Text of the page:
For many screen protectors, those outside the viewing angle will see black. However, there are some privacy screen protectors that will show a gold colour instead. These are usually more expensive since they don’t dim your display as much.
But if you work outdoors often, they may not be the best option since they are more reflective. Their shine can also be a little bit disturbing even for those nearby who may not be peeping.
Dry Installation - Here, the screen protector sticks to the device screen with the help of static electricity. Installing a screen protector isn't too difficult but can be somewhat tricky if not done properly. Many manufacturers include toolkits to assist in applying for more accuracy.
Before you place the screen protector onto the device screen, make sure you’re in a dust-free space. Clean the device screen properly and shine a light on it from various angles to check for any remainder particles.
Ensure that the screen protector is properly aligned with the screen, with the plastic cover to be peeled off facing up. You can always remove it gently and reposition it rather than trying to turn it while parts of it are already sticking to the screen.
Wet Installation - The main difference between this method and the dry one is that before placing the screen protector onto the device screen, you have to first apply a liquid. It can be sprayed onto the device screen or the bottom surface of the screen protector.
Some brands provide frames to help you spread the liquid evenly and accurately align the protector with the screen. Others use adhesives that rely on UV light curing. These two types are a little more expensive but they make the installation process much more neat.
It is now a bit more common to find fingerprint sensors embedded beneath a device’s display. If you decide to place a screen protector on such a display, it may create a problem for you. The device may have a harder time scanning your finger properly. In some cases, the sensor will fail completely.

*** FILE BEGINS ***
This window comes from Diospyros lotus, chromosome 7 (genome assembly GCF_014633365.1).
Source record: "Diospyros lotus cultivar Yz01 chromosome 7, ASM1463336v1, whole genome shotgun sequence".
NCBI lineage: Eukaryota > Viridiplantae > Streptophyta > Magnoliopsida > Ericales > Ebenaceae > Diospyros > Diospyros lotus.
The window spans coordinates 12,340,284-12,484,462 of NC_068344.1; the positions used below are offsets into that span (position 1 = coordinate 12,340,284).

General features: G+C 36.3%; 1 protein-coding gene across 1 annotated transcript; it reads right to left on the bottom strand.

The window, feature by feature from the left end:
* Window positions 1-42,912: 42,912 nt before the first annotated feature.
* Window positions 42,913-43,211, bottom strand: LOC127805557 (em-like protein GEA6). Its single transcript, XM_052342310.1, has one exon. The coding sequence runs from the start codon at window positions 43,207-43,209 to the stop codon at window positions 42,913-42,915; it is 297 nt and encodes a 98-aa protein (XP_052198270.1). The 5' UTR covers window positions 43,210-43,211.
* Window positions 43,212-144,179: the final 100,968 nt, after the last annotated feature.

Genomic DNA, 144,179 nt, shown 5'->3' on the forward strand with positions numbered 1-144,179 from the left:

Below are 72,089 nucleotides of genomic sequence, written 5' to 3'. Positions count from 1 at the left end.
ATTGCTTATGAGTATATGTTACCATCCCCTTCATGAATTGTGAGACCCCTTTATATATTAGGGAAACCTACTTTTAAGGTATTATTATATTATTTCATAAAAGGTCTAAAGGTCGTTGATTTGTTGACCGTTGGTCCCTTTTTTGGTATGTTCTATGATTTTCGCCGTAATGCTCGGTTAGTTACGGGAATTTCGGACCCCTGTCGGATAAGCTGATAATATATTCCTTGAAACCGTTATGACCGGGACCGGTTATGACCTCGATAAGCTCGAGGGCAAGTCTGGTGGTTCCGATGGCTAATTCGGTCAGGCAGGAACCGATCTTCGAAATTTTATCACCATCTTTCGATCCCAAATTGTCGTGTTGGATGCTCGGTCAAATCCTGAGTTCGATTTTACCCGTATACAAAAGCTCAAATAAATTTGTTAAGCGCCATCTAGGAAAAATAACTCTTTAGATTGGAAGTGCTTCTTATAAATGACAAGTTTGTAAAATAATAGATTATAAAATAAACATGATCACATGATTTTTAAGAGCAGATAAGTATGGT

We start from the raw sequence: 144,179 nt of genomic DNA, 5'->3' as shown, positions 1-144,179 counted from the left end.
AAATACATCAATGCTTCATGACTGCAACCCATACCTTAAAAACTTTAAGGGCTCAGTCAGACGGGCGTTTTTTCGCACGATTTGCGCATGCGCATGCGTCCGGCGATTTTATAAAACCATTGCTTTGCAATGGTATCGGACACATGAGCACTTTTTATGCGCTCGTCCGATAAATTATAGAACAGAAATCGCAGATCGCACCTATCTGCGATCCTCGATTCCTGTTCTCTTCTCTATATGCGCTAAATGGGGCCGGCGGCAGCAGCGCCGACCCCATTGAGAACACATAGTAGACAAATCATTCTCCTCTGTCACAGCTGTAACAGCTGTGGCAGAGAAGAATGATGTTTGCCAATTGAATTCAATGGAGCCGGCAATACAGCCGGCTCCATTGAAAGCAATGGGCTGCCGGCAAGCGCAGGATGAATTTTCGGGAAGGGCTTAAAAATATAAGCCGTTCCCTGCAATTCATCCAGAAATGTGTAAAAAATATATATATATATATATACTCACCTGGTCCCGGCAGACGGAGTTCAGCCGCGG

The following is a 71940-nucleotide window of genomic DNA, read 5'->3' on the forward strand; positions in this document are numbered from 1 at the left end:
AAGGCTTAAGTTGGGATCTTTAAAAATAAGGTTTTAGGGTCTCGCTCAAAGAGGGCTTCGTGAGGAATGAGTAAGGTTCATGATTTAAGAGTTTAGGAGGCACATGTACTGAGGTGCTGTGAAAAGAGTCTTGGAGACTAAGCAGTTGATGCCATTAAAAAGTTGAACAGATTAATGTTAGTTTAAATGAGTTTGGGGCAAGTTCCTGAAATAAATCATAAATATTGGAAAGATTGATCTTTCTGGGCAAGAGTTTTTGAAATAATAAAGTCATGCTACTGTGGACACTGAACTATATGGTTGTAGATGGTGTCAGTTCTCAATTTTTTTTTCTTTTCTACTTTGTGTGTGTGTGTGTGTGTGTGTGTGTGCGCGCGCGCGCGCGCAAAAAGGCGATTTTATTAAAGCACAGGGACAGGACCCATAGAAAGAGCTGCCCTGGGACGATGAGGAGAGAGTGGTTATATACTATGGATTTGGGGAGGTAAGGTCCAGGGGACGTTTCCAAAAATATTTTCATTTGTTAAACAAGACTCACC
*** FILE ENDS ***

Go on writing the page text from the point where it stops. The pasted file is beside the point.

Worse still, the screen protector can cause a malfunction, letting people with different unauthorized fingerprints unlock your device. This was the case with the Samsung Galaxy S10’s ultrasonic fingerprint reader.
So if you’re planning on getting a privacy screen protector, check through the reviews first. You should also research more about your phone’s in-display fingerprint scanner and the kind of technology it uses. Once you install a screen protector, test the scanner with other fingers to make sure they can’t unlock it.
What many people tend to forget is that a lot of screen protectors reduce the light from the display going through them. This makes the screen appear dimmer and can come off even worse if you’re looking at dark-coloured visuals.
The quickest solution to this is to adjust your display’s brightness, which means your battery will probably drain faster. You don’t want to have to be recharging your phone all the time simple because of the screen protector you chose.
Even with your display’s brightness increased, sometimes the tint creates a paler or less glossy image that you can’t quite fix. Tinkering with your device’s colour settings may still not help much. Where possible, opt to try one on in the store and test different multi-coloured pictures or videos on the display.
Hydrophobic layer – What this does essentially is to prevent water spots from forming within your display area.
UV Protection – AR (Anti-reflective) screen protectors will bend light as it goes through a device’s surface, filtering out UVB (Ultraviolet B) rays to protect the user.